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Translating quirky gardening terms into English

Gardening often involves its own language. For example, irises are often called 'bulbs,' but the underground structure is accurately called a rhizome. Thinkstock / Special to The Forum1 / 3
Another gardening term that may need translating is “picking vegetables close,” which refers to harvesting beans that are ready and those that will be soon. Thinkstock / Special to The Forum2 / 3
Don Kinzler, gardening columnist 3 / 3

Let's pretend we're completely unfamiliar with gardening jargon. Imagine how odd it sounds when someone says they tied up their cauliflower. If the neighbor dusted their cabbage, did they give it a good cleaning? What could a gardener possibly mean by saying they're going to pick the string beans close?

There's a unique language spoken by gardeners that deserves translation. Here's the newest chapter in the collection of gardening phrases we've been compiling during the past several years.

  • "Tying up cauliflower" means securing the long leaves up around the newly forming head to exclude light, keeping white varieties from turning off-color.
  • "Self-blanching" means a cauliflower variety has leaves which naturally form around the developing head, keeping it white.
  • "Dust" is powdery-dry insecticide applied to foliage in a light coating.
  • "Acid-loving" are plants that prefer acid soil for normal growth and bloom. They are often unsuccessful in the naturally alkaline soil of the Upper Midwest.
  • "Picking vegetables close" describes picking string beans (and similar types) by harvesting beans that are ready plus those that soon will be. Before leaving on vacation for a week, it's best to pick the string beans close so small ones won't be overgrown on your return.
  • "Borers" are insects, usually worm-like larvae, that tunnel into stems of woody plants. Examples are bronze birch borer and lilac borer.
  • "Tender perennials" aren't fully winter hardy in a region without extra protection, such as insulating mulch or reliably deep snow cover.
  • "Poor soil" lacks nutrients for normal plant growth. Sometimes it refers to overly light soil with no substance, or the very heavy, off-color clay below rich topsoil.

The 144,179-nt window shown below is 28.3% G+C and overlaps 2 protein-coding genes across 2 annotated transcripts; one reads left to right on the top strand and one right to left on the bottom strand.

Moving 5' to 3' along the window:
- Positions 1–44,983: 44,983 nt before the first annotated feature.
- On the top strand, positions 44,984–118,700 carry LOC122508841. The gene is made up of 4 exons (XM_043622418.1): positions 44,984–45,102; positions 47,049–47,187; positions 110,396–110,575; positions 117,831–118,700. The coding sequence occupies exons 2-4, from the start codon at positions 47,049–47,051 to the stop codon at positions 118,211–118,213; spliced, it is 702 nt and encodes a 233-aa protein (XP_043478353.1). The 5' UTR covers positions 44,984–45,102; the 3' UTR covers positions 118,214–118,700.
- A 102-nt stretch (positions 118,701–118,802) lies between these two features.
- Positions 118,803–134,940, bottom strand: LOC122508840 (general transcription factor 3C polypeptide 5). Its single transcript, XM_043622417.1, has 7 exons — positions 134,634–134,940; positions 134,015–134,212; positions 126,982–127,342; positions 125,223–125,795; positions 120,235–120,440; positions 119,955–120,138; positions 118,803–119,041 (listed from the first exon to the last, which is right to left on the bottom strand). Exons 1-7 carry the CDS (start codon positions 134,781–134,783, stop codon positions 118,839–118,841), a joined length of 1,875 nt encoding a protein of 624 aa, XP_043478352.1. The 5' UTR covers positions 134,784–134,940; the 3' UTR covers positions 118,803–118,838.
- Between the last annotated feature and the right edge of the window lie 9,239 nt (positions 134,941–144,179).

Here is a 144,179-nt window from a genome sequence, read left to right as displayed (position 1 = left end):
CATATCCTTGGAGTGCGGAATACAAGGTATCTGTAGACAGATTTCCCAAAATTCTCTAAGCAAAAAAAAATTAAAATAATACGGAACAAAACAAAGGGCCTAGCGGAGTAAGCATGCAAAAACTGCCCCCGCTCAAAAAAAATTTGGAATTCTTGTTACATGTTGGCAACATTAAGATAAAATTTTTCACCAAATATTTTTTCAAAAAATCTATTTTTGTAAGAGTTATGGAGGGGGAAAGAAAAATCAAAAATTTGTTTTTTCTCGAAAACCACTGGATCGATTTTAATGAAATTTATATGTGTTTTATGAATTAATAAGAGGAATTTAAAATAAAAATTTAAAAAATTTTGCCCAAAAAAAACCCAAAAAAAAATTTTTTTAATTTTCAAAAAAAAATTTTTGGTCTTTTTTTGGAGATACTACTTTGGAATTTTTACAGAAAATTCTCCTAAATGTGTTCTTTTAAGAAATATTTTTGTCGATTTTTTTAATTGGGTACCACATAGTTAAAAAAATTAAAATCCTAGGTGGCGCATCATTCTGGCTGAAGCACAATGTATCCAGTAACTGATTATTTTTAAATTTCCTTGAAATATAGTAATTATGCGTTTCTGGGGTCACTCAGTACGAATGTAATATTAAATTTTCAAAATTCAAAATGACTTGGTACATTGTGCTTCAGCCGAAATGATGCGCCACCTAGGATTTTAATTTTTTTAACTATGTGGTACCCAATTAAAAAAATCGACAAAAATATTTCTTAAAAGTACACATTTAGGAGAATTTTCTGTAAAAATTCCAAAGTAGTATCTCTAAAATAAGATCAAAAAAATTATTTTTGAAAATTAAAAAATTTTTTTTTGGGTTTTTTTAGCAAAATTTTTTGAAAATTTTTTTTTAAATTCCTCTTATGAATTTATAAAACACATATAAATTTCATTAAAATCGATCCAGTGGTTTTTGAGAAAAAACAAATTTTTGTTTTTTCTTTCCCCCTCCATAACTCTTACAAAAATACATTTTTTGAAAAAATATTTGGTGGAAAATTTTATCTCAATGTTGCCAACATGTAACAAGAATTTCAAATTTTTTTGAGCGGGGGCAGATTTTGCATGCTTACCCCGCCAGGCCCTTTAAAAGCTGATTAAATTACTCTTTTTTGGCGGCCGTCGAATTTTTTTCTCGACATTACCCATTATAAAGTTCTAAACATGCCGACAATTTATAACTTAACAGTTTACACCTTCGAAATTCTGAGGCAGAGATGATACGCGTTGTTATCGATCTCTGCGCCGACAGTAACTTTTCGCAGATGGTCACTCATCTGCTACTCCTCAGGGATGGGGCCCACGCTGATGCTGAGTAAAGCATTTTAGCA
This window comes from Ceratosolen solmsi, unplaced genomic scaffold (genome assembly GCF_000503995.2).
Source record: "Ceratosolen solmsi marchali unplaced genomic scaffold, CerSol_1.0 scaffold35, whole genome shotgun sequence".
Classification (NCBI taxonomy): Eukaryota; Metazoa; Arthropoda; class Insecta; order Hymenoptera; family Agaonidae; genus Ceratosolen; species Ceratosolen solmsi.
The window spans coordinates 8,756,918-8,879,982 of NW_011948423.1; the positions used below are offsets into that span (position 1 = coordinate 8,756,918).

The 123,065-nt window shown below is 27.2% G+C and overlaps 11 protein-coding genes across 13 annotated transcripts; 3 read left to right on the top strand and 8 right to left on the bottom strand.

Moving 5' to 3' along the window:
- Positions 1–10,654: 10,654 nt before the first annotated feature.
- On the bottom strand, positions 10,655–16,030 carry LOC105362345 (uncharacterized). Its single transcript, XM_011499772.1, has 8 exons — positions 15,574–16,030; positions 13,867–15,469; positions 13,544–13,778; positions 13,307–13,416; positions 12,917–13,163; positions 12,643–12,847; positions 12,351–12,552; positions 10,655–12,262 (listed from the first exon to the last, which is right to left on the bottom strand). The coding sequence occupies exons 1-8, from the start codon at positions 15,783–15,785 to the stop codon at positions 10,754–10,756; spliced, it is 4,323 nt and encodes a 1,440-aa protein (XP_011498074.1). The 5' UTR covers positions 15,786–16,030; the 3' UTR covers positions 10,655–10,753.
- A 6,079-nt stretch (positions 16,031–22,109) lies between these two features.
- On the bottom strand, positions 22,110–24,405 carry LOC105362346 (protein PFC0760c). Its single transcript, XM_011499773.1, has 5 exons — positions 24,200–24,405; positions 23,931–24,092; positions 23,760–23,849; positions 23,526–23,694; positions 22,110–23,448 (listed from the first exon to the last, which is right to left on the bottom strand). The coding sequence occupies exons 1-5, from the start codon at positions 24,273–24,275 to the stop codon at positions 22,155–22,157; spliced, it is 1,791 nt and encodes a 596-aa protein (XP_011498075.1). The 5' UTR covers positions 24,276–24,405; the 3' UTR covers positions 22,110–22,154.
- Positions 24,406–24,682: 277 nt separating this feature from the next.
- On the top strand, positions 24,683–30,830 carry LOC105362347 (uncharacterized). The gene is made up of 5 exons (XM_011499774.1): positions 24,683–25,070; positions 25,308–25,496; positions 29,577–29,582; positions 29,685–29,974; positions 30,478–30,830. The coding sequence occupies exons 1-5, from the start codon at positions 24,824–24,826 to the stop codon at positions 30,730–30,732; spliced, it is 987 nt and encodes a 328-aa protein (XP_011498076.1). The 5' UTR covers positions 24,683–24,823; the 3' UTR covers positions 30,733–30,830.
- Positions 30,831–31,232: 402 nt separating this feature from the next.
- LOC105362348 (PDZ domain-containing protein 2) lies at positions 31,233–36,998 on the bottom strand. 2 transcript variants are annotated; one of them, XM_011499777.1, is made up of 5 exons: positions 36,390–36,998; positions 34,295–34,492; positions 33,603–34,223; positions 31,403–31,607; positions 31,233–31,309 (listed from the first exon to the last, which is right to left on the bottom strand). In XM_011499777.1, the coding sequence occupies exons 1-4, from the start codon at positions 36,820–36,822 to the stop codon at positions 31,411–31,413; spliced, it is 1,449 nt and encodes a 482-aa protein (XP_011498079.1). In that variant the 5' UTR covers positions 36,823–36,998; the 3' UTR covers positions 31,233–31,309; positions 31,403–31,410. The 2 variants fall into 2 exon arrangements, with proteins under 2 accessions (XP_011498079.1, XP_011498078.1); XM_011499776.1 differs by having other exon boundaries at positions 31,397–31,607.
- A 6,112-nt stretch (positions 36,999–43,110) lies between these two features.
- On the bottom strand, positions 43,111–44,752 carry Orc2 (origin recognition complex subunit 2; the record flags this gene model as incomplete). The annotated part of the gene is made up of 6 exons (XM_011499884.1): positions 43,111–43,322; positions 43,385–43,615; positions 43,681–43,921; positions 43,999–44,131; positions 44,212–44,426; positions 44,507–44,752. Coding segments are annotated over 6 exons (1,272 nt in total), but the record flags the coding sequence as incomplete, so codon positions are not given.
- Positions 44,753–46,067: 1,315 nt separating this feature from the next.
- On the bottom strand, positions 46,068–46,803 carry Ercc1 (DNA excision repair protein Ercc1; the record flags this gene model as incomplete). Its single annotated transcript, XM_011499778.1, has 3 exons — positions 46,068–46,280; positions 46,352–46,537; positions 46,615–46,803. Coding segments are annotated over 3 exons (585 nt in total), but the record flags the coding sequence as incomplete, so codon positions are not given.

• "Foliage plants" are grown for their colorful or interesting leaves, rather than flowers.
  • "A specimen tree" is a tree type that performs well in a featured, very visible location.
  • "Exposure" refers to the direction of planting. Hydrangeas do well in an eastern or northern exposure.
  • "An exposed location" receives little protection from the elements and is often windswept and open. Tender perennials do poorly in exposed locations unless extra winter protection is provided.
  • "Feeder roots" are the portion of the root system that absorbs most nutrients and moisture, and in a tree, are located closest to the outer "dripline" of the tree's leafy canopy.
  • "Bulb" is a term often loosely used to describe enlarged underground plant structures. In accurate botanic terms, lily, onion, and tulip are bulbs; iris are rhizomes; gladiolus are corms; dahlias are tubers
  • "Rotating vegetables" means changing their planting location within the garden, mostly for reducing diseases that overwinter in the soil, as in tomatoes, potatoes and vine crops.
  • "Well-prepared soil" is tilled or dug deeply and amended if necessary with organic material to create favorable growing conditions.
  • "Edging plants" are low-growing annuals or perennials used along the front of flower beds or landscape plantings.
  • "Invasive" plants can quickly overtake their surroundings. Lily-of-the-valley becomes an invasive groundcover if it's spread is not contained.

Don Kinzler, a lifelong gardener, worked as an NDSU Extension horticulturist and owned Kinzler's Greenhouse in Fargo. Readers can reach him at

He also blogs at